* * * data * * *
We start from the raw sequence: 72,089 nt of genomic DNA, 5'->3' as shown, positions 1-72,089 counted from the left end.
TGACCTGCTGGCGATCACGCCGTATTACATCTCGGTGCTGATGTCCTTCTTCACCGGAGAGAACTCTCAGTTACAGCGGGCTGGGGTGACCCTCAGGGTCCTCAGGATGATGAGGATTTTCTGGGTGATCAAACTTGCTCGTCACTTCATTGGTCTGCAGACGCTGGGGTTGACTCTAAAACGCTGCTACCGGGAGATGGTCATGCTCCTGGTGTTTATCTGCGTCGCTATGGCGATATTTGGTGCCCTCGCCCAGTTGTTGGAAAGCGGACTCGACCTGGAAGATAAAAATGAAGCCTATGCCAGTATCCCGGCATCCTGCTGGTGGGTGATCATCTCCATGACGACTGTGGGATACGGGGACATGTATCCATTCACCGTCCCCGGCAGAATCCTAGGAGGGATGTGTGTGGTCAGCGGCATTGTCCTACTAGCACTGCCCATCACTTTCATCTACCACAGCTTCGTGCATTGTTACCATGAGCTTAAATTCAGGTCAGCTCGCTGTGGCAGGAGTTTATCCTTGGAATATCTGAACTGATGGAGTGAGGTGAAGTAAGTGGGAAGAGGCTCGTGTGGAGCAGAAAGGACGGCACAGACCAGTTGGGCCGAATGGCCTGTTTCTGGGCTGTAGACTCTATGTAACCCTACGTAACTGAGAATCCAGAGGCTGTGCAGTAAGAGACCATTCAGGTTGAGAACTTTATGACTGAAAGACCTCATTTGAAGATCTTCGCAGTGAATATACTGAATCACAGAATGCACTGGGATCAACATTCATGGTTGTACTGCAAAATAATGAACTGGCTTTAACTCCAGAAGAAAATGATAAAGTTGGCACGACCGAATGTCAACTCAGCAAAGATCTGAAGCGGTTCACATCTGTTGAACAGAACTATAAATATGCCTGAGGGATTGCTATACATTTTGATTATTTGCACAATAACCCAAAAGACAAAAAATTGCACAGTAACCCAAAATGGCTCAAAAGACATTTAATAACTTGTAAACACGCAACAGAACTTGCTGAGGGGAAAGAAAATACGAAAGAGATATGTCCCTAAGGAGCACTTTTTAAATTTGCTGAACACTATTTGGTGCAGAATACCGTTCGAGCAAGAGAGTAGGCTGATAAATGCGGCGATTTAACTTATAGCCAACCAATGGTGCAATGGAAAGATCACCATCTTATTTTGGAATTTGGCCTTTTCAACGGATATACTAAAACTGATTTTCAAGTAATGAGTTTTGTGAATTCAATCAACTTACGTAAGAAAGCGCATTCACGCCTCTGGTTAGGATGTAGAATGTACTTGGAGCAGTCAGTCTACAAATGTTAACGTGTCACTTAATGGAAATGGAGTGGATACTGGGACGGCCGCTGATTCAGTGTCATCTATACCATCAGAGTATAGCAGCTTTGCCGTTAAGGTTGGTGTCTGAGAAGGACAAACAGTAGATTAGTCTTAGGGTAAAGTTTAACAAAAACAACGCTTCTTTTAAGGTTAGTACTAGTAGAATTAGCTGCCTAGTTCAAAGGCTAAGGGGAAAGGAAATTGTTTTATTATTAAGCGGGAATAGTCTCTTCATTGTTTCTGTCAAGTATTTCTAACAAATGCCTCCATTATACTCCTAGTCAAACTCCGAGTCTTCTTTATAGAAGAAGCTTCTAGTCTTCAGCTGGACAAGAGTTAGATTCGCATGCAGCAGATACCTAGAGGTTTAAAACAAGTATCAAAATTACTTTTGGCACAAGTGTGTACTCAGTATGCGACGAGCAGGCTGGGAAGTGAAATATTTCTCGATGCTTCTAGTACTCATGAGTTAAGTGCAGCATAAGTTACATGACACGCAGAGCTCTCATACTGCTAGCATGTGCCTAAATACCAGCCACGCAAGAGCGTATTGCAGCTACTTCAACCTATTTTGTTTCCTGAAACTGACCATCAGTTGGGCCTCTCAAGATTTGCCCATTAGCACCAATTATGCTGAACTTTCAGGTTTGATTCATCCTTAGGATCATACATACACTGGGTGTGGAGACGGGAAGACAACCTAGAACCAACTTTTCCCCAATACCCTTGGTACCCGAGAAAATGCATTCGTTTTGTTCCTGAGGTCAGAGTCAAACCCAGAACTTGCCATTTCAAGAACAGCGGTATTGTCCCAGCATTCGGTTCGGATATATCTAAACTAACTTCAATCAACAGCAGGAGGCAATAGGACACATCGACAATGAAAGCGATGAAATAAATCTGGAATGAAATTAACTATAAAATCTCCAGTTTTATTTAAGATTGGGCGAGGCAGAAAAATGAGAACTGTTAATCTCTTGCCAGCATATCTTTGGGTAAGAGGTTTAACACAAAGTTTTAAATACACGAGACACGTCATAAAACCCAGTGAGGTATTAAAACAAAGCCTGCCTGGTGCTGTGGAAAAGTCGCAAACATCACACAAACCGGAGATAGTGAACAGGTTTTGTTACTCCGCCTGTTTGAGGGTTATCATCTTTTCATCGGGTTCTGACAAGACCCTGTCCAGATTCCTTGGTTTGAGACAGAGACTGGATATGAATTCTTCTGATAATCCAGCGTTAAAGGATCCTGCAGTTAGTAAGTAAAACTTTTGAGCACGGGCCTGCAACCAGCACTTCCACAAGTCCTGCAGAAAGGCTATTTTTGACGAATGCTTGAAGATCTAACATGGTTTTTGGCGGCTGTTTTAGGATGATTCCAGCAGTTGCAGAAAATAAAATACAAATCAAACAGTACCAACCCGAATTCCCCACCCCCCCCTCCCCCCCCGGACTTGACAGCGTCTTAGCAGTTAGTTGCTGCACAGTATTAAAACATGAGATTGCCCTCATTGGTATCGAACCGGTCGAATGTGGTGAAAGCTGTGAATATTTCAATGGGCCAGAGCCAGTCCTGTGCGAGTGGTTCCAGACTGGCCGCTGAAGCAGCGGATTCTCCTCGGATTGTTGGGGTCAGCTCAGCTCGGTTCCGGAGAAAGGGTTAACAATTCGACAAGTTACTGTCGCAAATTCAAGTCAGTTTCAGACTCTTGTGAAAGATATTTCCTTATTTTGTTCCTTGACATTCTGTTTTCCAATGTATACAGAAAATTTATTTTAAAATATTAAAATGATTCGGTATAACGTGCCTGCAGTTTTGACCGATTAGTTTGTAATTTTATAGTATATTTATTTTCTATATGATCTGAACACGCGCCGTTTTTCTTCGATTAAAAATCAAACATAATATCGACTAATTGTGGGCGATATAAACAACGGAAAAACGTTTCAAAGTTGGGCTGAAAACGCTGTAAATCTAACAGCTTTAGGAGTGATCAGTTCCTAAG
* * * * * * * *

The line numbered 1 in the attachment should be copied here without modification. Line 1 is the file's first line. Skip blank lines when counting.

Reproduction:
We start from the raw sequence: 72,089 nt of genomic DNA, 5'->3' as shown, positions 1-72,089 counted from the left end.